I think I have to agree with Sarah. I've only read the two book, Kindred and Wild Seed and I have always been surprised that they were labeled as science. I think in her special way she highlights women, black women as the controllers of their destiny and future with major impact on their fate. But showcasing their strength and powers which are often overlooked when compared with "majority" powers, she shows that black women should be extremely proud of who they are, how they love, how they showcase that love and their amazing feats at holding family together. So social commentary in the sense that yes, black women are subjugated to oppression by outsiders and insiders but they have strength that resonates within and across generations that enables them and their loved ones to succeed.


Continualknowledge | 41 comments Wilhelmina wrote: "One issue that struck me was the question of what constitutes slavery. Enslavement by Doro was different from the slavery of the trans-Altantic slave trade, but did you consider it better? Worse? W..."

Hmmm I've been thinking about this question of judging one slavery against the other and I have to say I think slavery of any kind is bad. Doro's slavery may not have been as harsh in some cases but it still took away the freedom of a people to live, love and experience life on their own terms. He took away a great many freedoms as did any slave holder and I don't think kindness makes it any better. I think the book portrays that those "kept" by Doro thought it could've been better.

I also think Anyanwu was enslaved as well. She was enslaved to the idea of keeping her family alive and safe at whatever cost. Doro did that to her. While we all go to grave extents to keeping our loved ones safe, she paid for that safety with her life and her freedom to live as she wanted and with whomever she wanted. It goes back to the statement of life under the tyranny of power by men.


message 45: by Hazel (last edited Nov 09, 2011 12:25PM) (new) - rated it 2 stars

Hazel | 191 comments I have to say I think slavery of any kind is bad.

I finally found the book and rediscovered my intense dislike of Doro the manipulative, exploitative slavemaster. What a bastard. There is something particularly ugly, too, about the manipulation of people's genetics and their families. (Why do I feel that? Is there something sacred about our reproductive biology?)

This was definitely not my favourite Butler story, and I'm not enjoying the reread. I am reminded, however of the Xenogenesis trilogy, whose premise is the manipulation of human genetics by an alien species.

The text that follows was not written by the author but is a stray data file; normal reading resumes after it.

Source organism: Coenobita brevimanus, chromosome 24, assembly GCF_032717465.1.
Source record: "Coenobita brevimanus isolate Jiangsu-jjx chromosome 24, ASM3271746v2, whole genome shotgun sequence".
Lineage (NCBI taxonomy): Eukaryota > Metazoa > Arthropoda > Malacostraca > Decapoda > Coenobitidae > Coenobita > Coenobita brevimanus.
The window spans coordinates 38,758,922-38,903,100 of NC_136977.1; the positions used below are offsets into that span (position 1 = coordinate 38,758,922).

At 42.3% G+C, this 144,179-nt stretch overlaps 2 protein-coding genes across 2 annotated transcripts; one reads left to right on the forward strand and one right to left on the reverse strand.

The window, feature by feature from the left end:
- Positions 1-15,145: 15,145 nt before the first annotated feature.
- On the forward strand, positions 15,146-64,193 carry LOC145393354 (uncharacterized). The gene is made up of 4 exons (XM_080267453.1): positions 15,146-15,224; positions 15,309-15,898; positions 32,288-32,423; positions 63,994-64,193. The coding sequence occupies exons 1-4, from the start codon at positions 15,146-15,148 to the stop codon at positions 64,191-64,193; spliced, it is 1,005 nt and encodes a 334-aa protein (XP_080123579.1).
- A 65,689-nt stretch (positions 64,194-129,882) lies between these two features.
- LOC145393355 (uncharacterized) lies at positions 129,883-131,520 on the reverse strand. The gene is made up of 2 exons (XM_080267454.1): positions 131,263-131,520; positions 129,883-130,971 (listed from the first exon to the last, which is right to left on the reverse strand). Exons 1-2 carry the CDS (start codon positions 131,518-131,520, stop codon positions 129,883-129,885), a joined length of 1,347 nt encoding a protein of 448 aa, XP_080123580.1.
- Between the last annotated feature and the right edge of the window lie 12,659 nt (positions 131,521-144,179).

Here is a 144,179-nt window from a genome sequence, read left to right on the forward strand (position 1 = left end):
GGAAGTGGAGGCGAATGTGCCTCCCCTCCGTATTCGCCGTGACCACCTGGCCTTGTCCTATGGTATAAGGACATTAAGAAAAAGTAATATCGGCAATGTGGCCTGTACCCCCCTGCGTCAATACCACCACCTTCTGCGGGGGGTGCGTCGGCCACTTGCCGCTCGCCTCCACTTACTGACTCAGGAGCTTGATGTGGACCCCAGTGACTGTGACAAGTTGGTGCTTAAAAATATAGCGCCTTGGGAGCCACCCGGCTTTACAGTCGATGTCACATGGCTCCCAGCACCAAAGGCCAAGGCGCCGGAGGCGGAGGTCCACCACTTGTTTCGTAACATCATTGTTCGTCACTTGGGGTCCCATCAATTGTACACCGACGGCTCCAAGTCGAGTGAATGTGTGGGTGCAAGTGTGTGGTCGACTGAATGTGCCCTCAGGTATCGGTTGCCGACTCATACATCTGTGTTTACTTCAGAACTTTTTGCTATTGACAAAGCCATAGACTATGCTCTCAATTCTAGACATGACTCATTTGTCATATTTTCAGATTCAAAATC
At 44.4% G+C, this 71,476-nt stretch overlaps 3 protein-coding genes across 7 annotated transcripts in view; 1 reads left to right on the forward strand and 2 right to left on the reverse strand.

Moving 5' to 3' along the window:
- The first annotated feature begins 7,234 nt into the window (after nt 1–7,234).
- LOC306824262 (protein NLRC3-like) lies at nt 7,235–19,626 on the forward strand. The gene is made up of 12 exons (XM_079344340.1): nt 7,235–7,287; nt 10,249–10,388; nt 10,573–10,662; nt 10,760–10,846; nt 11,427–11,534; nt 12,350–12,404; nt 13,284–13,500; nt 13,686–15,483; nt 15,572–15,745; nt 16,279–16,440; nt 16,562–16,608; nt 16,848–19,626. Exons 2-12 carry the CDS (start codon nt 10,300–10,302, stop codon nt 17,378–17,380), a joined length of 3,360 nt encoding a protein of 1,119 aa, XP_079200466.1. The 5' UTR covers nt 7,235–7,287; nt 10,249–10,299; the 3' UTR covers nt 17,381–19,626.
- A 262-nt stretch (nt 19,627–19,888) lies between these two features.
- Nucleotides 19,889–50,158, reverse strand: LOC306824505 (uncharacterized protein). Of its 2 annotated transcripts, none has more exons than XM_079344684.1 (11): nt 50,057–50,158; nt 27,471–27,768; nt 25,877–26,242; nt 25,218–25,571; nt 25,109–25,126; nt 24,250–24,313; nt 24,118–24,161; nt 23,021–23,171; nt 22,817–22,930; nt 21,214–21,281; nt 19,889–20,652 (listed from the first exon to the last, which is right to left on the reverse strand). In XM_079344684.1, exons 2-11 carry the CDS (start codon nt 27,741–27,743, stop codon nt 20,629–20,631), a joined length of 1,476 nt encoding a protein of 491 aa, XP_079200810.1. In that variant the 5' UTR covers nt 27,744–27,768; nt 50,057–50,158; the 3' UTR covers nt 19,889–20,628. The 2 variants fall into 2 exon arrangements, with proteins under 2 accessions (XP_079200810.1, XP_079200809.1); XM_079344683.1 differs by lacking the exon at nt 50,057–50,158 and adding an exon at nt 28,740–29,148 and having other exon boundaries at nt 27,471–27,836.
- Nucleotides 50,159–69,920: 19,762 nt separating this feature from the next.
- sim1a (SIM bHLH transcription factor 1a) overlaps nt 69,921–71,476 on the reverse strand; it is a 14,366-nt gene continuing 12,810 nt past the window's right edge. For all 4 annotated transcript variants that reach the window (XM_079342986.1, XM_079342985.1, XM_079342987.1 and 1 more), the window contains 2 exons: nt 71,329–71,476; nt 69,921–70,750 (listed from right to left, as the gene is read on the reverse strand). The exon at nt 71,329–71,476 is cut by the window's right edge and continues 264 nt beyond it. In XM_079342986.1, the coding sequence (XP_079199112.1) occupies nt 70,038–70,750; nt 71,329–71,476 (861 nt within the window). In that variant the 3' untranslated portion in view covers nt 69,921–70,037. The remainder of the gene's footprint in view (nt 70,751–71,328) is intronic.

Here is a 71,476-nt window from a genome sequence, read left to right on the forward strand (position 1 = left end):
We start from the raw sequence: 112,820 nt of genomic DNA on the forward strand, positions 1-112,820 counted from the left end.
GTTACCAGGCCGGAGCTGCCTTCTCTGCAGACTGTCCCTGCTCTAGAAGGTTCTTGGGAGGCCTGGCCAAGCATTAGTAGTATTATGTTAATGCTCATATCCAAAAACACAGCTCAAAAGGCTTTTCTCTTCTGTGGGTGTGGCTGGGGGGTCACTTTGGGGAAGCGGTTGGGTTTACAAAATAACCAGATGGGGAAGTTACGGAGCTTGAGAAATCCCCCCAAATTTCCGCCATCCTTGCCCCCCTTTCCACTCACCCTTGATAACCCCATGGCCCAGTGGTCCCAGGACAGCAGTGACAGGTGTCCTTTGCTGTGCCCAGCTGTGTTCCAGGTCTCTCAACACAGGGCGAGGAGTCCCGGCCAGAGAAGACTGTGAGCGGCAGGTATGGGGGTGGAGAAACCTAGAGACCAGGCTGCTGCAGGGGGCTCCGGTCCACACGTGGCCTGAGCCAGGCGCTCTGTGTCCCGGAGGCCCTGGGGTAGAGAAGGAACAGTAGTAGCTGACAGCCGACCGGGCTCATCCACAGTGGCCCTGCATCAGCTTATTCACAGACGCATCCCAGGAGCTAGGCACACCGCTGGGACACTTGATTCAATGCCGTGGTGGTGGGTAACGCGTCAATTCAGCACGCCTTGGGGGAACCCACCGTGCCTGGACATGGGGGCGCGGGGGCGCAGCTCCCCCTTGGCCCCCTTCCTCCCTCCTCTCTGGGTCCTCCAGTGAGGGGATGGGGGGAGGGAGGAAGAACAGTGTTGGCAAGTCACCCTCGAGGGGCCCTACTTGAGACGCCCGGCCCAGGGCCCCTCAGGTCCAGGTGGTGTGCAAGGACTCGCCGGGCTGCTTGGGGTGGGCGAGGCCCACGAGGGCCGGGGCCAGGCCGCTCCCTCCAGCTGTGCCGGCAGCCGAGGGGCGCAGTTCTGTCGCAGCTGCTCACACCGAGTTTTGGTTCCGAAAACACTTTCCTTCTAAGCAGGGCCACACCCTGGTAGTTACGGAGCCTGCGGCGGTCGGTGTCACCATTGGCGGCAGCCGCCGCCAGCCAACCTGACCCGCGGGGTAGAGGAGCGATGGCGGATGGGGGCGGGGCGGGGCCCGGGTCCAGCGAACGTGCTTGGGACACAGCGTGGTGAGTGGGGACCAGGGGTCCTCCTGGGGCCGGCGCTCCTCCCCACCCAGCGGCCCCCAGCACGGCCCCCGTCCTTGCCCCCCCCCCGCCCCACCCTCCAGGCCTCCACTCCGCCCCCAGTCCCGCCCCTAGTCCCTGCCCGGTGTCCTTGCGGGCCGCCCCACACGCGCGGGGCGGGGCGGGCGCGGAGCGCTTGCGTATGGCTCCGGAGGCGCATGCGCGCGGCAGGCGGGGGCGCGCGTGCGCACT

re question 30: I agree, this one isn't sci-fi, is it? I suppose you could call it fantasy? And certainly, I recognise the themes of power and tyranny,and how the oppressed can find their own strength.


Adrienna (adriennaturner) | 555 comments I will see soon. I know I tried to read the first book of Xenogenesis book and didn't like it but will try to finish the trilogy...syfy junkie on TV though. I heard this one may be interesting but really want to read Kindred.


message 47: by Dree (new) - rated it 2 stars

Dree | 32 comments If you look at Wikipedia's Science Fiction page, this book very much fits the genre. I myself love a good dystopia or post-apocalyptic book, but this kind of SF is not for me. (And actually, I like fantasy even less.)

I do like her style, and I suspect I would love the book if it didn't involve shape-shifting and whatnot :) But I was a history major and still love reading nonfiction history and historical fiction, and I am loving the historical aspect, such as it is.

As for manipulating genetics and families--wasn't that also part of slavery (in the US--I don't know much about other countries)? Manipulating and controlling people by selling/threatening/making examples of? Wanting women to have more children? I fully see why you find it ugly.


Wilhelmina Jenkins | 2049 comments How much of Doro's ugliness do you think is just a result of his longevity and what he has to do to maintain it?


Nicole (chaitea2) | 17 comments Wilhelmina wrote: "One issue that struck me was the question of what constitutes slavery. Enslavement by Doro was different from the slavery of the trans-Altantic slave trade, but did you consider it better? Worse? W..."

Slavery is slavery so, yes, I think Anyanwu was definitely enslaved. She was manipulated emotionally from the start by a man/being incapable of real human emotion. Although she was a strong and beautiful human being and found a way to persevere in the oppressive environment Doro created,she had to compromise herself and her beliefs. *SPOILER ALERT* By the end of the book she has somewhat tamed Doro but she is still under his control.Anyanwu is a healer, so she will never make destroying Doro her mission (unless he goes back to the way he was perhaps)and as a reader I understood that but found that incredibly frustrating. Until Doro is destroyed, she will never truly be free.


Nicole (chaitea2) | 17 comments Nelly wrote: "Wilhelmina wrote: "One issue that struck me was the question of what constitutes slavery. Enslavement by Doro was different from the slavery of the trans-Altantic slave trade, but did you consider ..."

One more thing. The part about the hermit with the sores and the stand off that ensues between Doro and Anyanwu when she heals him is a perfect example of how Doro is all about controlling her. That, to me, was one of the cruelest parts in the book.